ON THE AVENUES: Straight tickets, unsociable media and whether Democrats should rally around Gahan’s gallows pole.
A weekly column by Roger A. Baylor.
The Kool-Aid vats have been emptied, and the only remaining trace of the homegrown Rice Krispies Treats is an oily patina of weedy redolence emanating from the unwashed Tupperware.
It must be time again to review ancient history, so let’s jump into the scrum to the accompaniment of dulcet tones.
All the way back on November 6 — one whole month ago! — the Floyd County Democratic Party absorbed its third consecutive electoral contraction. Mayor Jeff Gahan and an increasingly motley crew of four city council men (alas, no women allowed) are the party’s last line of defense in terms of elected officials.
Those sycophants and lickspittles appointed to populate boards and to staff municipal bailiwicks stand forlornly like so many dominoes, ready to be toppled if anyone from either party whose name isn’t “Gahan” becomes mayor in 2020.
It’s not unlike the Alamo, albeit a last-ditch bastion filled with bureaucratic functionaries and dull time-servers, rather than fabled action heroes like Davy Crockett and Jim Bowie.
But David Bowie had a song about heroes, and here’s another of his numbers, as channeled by Nirvana.
Or, in the case of New Albany, the mayor who sold the city – to special interests. More on that in a moment, but first, a new episode of “Why We Fight (on Social Media)”.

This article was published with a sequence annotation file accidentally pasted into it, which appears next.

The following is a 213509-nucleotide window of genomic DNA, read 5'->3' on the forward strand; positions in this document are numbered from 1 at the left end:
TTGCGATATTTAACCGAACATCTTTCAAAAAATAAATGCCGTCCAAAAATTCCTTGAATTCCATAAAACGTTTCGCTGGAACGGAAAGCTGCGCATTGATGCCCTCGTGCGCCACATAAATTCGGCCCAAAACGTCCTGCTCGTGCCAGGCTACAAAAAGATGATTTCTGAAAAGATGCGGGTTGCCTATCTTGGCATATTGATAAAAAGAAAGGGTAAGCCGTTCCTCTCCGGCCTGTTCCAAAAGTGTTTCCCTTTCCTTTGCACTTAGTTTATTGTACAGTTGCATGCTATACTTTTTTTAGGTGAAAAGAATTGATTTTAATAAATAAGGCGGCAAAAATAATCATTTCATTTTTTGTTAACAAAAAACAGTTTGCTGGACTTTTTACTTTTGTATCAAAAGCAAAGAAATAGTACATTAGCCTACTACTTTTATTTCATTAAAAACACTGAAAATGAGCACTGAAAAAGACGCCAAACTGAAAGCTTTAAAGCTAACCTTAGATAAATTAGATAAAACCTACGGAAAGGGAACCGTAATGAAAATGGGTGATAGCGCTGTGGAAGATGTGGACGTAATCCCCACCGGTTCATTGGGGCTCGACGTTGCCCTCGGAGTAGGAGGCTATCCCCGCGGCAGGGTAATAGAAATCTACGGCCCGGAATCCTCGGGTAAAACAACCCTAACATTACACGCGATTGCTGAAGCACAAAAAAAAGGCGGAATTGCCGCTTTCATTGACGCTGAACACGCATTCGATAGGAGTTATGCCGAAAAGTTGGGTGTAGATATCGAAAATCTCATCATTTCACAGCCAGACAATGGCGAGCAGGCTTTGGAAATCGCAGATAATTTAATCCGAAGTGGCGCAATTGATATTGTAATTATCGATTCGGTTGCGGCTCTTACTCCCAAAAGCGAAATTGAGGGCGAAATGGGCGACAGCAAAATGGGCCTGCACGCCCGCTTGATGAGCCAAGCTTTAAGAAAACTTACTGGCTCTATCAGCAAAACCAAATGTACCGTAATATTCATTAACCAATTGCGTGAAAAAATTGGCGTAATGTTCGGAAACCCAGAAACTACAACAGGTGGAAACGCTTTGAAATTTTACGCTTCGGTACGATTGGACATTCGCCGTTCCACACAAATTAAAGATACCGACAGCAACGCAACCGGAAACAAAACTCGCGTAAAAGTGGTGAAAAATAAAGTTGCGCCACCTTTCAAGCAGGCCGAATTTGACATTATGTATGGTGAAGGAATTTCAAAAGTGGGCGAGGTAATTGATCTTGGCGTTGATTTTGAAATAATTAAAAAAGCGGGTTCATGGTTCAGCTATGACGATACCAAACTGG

A few days ago I wandered sleepily into a real-life friend’s Facebook rant, wherein it was being asserted that local Democrats now are obliged to rally around Gahan and bolster our dear leader, assisting him in selflessly playing the part of flawless standard bearer.
I was reminded of statements read over the loudspeakers at mandatory public assembles, various loving paeans to Leonid Brezhnev, Benito Mussolini or Alfredo Stroessner: “Loyal drones, we must come together and vote straight Democratic Party tickets in the 2019 general election, because while it’s true that straight party tickets are pure and unmitigated evil, this isn’t the case when Democrats do it.”
In retrospect, a meme posted a few days earlier by this very same friend should have served as ample warning.
Gads! Seems the wayback machine had transported me all the way back to 1861. The Alamo or Fort Sumter; same difference.
With this rant kicking around in my cranium, I paused to brush my teeth and prepare an espresso, then got down to the task of a brief and gentle rebuttal, which I imagined would segue into a discussion.
The first problem is that simultaneously condemning and advocating straight ticket voting simply isn’t rational. It it’s bad, then it’s bad for both parties, not just one of them.
Furthermore, there is no such thing as straight ticket voting in a primary election, which will occur in May. David White is opposing Gahan for the nomination, and consequently, it is premature to jump to November when the next chronological step comes in May.
And, if White beats Gahan, wouldn’t Democrats just as readily rally around him?
Finally, seeing as my friend and I have spoken often about the importance of local elections as indicative of non-partisan grassroots issues, demanding competent individuals irrespective of party affiliations, I was compelled to make a more personal point.
Namely, hadn’t we both competed for local office as independents (one time each), and hadn’t we done so for the same reason, namely, our complete unalloyed disgust at the unctuous duplicity of Adam Dickey as Floyd County Democratic party chairman?
My friend is a lifelong Democrat, albeit probably perched on the conservative Donnelly wing, but there actually had been a time when he caught a fleeting glimpse of Dickey’s malice-littered reign of error, and the curious fact of him achieving more gains on behalf of Republicans than Democrats.